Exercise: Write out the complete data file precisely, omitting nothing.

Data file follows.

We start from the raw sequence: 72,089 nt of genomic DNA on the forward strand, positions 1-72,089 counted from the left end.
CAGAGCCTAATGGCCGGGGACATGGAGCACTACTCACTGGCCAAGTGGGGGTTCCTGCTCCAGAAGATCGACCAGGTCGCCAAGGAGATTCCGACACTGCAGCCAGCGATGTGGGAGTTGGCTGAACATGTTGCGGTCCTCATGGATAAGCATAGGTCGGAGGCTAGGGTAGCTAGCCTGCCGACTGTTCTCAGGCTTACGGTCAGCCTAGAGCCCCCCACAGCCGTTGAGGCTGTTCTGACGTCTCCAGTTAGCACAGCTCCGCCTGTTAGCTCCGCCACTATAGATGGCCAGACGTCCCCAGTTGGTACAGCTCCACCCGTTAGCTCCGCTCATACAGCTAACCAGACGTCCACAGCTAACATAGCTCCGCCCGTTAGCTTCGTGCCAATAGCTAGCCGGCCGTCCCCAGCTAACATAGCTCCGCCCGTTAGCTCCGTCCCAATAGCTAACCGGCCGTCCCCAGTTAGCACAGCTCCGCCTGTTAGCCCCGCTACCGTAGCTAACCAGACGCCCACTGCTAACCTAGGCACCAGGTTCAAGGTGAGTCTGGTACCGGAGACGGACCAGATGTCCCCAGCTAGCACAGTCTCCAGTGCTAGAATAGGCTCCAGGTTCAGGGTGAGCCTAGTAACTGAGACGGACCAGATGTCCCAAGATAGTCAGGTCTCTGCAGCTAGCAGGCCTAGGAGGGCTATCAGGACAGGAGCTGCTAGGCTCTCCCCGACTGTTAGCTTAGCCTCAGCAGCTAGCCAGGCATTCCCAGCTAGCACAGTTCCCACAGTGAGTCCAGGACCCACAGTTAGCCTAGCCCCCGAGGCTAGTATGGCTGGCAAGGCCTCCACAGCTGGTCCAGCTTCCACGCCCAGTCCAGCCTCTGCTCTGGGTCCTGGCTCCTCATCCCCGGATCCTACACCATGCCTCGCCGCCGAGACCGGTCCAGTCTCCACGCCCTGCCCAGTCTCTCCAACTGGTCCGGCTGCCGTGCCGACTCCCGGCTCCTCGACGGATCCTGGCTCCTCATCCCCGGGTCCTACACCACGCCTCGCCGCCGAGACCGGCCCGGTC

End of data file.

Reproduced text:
We start from the raw sequence: 72,089 nt of genomic DNA on the forward strand, positions 1-72,089 counted from the left end.
CAGAGCCTAATGGCCGGGGACATGGAGCACTACTCACTGGCCAAGTGGGGGTTCCTGCTCCAGAAGATCGACCAGGTCGCCAAGGAGATTCCGACACTGCAGCCAGCGATGTGGGAGTTGGCTGAACATGTTGCGGTCCTCATGGATAAGCATAGGTCGGAGGCTAGGGTAGCTAGCCTGCCGACTGTTCTCAGGCTTACGGTCAGCCTAGAGCCCCCCACAGCCGTTGAGGCTGTTCTGACGTCTCCAGTTAGCACAGCTCCGCCTGTTAGCTCCGCCACTATAGATGGCCAGACGTCCCCAGTTGGTACAGCTCCACCCGTTAGCTCCGCTCATACAGCTAACCAGACGTCCACAGCTAACATAGCTCCGCCCGTTAGCTTCGTGCCAATAGCTAGCCGGCCGTCCCCAGCTAACATAGCTCCGCCCGTTAGCTCCGTCCCAATAGCTAACCGGCCGTCCCCAGTTAGCACAGCTCCGCCTGTTAGCCCCGCTACCGTAGCTAACCAGACGCCCACTGCTAACCTAGGCACCAGGTTCAAGGTGAGTCTGGTACCGGAGACGGACCAGATGTCCCCAGCTAGCACAGTCTCCAGTGCTAGAATAGGCTCCAGGTTCAGGGTGAGCCTAGTAACTGAGACGGACCAGATGTCCCAAGATAGTCAGGTCTCTGCAGCTAGCAGGCCTAGGAGGGCTATCAGGACAGGAGCTGCTAGGCTCTCCCCGACTGTTAGCTTAGCCTCAGCAGCTAGCCAGGCATTCCCAGCTAGCACAGTTCCCACAGTGAGTCCAGGACCCACAGTTAGCCTAGCCCCCGAGGCTAGTATGGCTGGCAAGGCCTCCACAGCTGGTCCAGCTTCCACGCCCAGTCCAGCCTCTGCTCTGGGTCCTGGCTCCTCATCCCCGGATCCTACACCATGCCTCGCCGCCGAGACCGGTCCAGTCTCCACGCCCTGCCCAGTCTCTCCAACTGGTCCGGCTGCCGTGCCGACTCCCGGCTCCTCGACGGATCCTGGCTCCTCATCCCCGGGTCCTACACCACGCCTCGCCGCCGAGACCGGCCCGGTC